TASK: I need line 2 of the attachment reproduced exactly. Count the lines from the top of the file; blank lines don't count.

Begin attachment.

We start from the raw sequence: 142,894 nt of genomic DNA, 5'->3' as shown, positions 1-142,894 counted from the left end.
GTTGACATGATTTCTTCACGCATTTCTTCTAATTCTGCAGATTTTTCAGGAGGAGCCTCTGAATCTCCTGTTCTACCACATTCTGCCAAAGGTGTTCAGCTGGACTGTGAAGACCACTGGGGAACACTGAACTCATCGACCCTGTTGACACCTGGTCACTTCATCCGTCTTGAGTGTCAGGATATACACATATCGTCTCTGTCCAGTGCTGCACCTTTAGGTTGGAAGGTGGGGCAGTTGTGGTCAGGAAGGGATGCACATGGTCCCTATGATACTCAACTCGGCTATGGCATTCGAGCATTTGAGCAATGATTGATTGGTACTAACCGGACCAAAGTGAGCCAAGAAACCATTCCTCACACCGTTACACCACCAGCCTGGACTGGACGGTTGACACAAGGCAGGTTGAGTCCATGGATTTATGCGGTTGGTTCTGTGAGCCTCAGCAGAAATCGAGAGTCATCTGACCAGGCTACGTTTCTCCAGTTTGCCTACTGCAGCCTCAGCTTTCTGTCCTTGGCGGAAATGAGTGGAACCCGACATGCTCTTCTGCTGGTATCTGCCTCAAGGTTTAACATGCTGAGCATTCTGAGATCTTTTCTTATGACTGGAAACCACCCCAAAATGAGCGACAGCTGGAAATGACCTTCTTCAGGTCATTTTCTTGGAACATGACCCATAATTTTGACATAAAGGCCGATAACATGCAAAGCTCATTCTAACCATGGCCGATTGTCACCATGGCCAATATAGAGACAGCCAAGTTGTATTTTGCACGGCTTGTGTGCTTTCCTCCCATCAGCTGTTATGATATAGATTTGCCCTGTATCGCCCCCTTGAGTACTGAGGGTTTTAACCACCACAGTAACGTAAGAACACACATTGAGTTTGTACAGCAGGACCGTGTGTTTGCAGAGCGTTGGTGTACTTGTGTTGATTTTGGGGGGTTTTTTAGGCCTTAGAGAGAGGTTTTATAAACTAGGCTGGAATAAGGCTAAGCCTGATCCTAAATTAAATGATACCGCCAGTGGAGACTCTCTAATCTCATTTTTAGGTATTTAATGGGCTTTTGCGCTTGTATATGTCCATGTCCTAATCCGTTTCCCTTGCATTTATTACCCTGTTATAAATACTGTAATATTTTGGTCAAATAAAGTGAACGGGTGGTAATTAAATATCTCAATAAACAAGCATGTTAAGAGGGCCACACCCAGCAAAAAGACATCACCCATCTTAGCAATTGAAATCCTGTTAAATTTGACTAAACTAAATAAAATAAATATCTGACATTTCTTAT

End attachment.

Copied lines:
GTTGACATGATTTCTTCACGCATTTCTTCTAATTCTGCAGATTTTTCAGGAGGAGCCTCTGAATCTCCTGTTCTACCACATTCTGCCAAAGGTGTTCAGCTGGACTGTGAAGACCACTGGGGAACACTGAACTCATCGACCCTGTTGACACCTGGTCACTTCATCCGTCTTGAGTGTCAGGATATACACATATCGTCTCTGTCCAGTGCTGCACCTTTAGGTTGGAAGGTGGGGCAGTTGTGGTCAGGAAGGGATGCACATGGTCCCTATGATACTCAACTCGGCTATGGCATTCGAGCATTTGAGCAATGATTGATTGGTACTAACCGGACCAAAGTGAGCCAAGAAACCATTCCTCACACCGTTACACCACCAGCCTGGACTGGACGGTTGACACAAGGCAGGTTGAGTCCATGGATTTATGCGGTTGGTTCTGTGAGCCTCAGCAGAAATCGAGAGTCATCTGACCAGGCTACGTTTCTCCAGTTTGCCTACTGCAGCCTCAGCTTTCTGTCCTTGGCGGAAATGAGTGGAACCCGACATGCTCTTCTGCTGGTATCTGCCTCAAGGTTTAACATGCTGAGCATTCTGAGATCTTTTCTTATGACTGGAAACCACCCCAAAATGAGCGACAGCTGGAAATGACCTTCTTCAGGTCATTTTCTTGGAACATGACCCATAATTTTGACATAAAGGCCGATAACATGCAAAGCTCATTCTAACCATGGCCGATTGTCACCATGGCCAATATAGAGACAGCCAAGTTGTATTTTGCACGGCTTGTGTGCTTTCCTCCCATCAGCTGTTATGATATAGATTTGCCCTGTATCGCCCCCTTGAGTACTGAGGGTTTTAACCACCACAGTAACGTAAGAACACACATTGAGTTTGTACAGCAGGACCGTGTGTTTGCAGAGCGTTGGTGTACTTGTGTTGATTTTGGGGGGTTTTTTAGGCCTTAGAGAGAGGTTTTATAAACTAGGCTGGAATAAGGCTAAGCCTGATCCTAAATTAAATGATACCGCCAGTGGAGACTCTCTAATCTCATTTTTAGGTATTTAATGGGCTTTTGCGCTTGTATATGTCCATGTCCTAATCCGTTTCCCTTGCATTTATTACCCTGTTATAAATACTGTAATATTTTGGTCAAATAAAGTGAACGGGTGGTAATTAAATATCTCAATAAACAAGCATGTTAAGAGGGCCACACCCAGCAAAAAGACATCACCCATCTTAGCAATTGAAATCCTGTTAAATTTGACTAAACTAAATAAAATAAATATCTGACATTTCTTAT